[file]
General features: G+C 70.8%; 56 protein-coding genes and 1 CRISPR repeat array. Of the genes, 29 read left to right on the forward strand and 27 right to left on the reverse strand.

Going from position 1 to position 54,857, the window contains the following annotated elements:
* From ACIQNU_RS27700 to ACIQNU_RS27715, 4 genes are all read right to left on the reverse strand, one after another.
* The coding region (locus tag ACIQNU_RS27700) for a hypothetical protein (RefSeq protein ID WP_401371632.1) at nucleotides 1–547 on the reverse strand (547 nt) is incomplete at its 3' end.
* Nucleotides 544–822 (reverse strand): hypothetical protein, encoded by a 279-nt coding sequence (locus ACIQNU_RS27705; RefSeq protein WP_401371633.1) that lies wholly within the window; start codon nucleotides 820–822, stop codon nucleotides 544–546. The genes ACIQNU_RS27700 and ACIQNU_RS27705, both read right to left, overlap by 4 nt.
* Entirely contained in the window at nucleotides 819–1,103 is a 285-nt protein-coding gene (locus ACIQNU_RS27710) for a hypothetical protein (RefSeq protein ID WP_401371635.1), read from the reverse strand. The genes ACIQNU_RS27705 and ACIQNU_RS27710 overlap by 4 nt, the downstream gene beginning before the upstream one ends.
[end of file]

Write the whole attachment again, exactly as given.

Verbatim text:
General features: G+C 70.8%; 56 protein-coding genes and 1 CRISPR repeat array. Of the genes, 29 read left to right on the forward strand and 27 right to left on the reverse strand.

Going from position 1 to position 54,857, the window contains the following annotated elements:
* From ACIQNU_RS27700 to ACIQNU_RS27715, 4 genes are all read right to left on the reverse strand, one after another.
* The coding region (locus tag ACIQNU_RS27700) for a hypothetical protein (RefSeq protein ID WP_401371632.1) at nucleotides 1–547 on the reverse strand (547 nt) is incomplete at its 3' end.
* Nucleotides 544–822 (reverse strand): hypothetical protein, encoded by a 279-nt coding sequence (locus ACIQNU_RS27705; RefSeq protein WP_401371633.1) that lies wholly within the window; start codon nucleotides 820–822, stop codon nucleotides 544–546. The genes ACIQNU_RS27700 and ACIQNU_RS27705, both read right to left, overlap by 4 nt.
* Entirely contained in the window at nucleotides 819–1,103 is a 285-nt protein-coding gene (locus ACIQNU_RS27710) for a hypothetical protein (RefSeq protein ID WP_401371635.1), read from the reverse strand. The genes ACIQNU_RS27705 and ACIQNU_RS27710 overlap by 4 nt, the downstream gene beginning before the upstream one ends.